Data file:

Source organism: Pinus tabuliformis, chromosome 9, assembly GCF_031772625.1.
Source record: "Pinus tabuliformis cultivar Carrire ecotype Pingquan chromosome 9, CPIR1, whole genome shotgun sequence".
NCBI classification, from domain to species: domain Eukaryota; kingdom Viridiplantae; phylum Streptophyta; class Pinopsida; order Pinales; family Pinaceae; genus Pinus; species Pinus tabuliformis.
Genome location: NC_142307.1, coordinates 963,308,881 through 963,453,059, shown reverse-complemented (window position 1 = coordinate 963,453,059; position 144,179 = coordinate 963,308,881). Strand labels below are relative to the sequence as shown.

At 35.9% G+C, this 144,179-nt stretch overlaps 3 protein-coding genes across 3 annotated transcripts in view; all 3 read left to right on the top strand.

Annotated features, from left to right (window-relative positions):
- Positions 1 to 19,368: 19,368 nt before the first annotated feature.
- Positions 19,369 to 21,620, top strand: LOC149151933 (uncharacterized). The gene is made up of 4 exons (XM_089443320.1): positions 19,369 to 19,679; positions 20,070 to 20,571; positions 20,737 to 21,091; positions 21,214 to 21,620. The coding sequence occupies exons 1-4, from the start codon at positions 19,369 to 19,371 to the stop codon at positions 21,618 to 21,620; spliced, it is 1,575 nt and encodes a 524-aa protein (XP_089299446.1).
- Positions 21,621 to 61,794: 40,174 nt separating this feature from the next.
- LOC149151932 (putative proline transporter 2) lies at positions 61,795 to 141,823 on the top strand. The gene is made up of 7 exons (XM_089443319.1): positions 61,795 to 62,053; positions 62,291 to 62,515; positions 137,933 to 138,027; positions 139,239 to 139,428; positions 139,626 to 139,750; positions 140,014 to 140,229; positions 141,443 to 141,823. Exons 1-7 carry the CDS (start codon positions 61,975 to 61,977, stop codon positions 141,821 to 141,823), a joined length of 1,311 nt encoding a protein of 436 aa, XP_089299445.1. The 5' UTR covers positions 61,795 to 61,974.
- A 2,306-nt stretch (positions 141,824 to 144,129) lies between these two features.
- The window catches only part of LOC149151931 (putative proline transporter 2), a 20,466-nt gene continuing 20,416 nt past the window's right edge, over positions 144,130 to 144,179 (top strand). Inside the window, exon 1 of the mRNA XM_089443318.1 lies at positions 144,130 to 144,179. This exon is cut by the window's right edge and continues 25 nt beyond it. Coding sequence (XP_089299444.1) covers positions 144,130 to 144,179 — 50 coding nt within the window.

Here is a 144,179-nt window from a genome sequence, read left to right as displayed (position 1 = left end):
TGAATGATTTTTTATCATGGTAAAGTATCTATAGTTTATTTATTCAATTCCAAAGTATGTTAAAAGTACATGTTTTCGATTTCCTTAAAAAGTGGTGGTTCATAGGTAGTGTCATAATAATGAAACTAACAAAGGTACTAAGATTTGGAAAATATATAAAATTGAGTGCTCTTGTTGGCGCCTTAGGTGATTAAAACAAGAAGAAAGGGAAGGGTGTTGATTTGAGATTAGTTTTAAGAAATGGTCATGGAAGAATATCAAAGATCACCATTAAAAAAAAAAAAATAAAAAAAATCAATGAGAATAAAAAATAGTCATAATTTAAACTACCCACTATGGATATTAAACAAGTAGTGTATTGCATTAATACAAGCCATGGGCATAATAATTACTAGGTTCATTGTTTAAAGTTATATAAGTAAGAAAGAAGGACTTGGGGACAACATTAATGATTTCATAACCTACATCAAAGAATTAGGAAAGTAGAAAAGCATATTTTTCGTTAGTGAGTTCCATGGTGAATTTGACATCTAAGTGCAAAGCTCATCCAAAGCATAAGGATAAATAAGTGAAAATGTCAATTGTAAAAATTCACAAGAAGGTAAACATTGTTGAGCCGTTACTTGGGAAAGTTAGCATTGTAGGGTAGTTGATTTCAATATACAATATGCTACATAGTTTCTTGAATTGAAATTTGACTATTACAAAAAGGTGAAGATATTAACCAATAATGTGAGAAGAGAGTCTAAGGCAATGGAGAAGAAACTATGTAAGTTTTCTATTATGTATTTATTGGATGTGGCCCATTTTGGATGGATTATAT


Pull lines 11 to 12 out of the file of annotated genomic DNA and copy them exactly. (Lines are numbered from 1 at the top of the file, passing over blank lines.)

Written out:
- A 2,306-nt stretch (positions 141,824 to 144,129) lies between these two features.
- The window catches only part of LOC149151931 (putative proline transporter 2), a 20,466-nt gene continuing 20,416 nt past the window's right edge, over positions 144,130 to 144,179 (top strand). Inside the window, exon 1 of the mRNA XM_089443318.1 lies at positions 144,130 to 144,179. This exon is cut by the window's right edge and continues 25 nt beyond it. Coding sequence (XP_089299444.1) covers positions 144,130 to 144,179 — 50 coding nt within the window.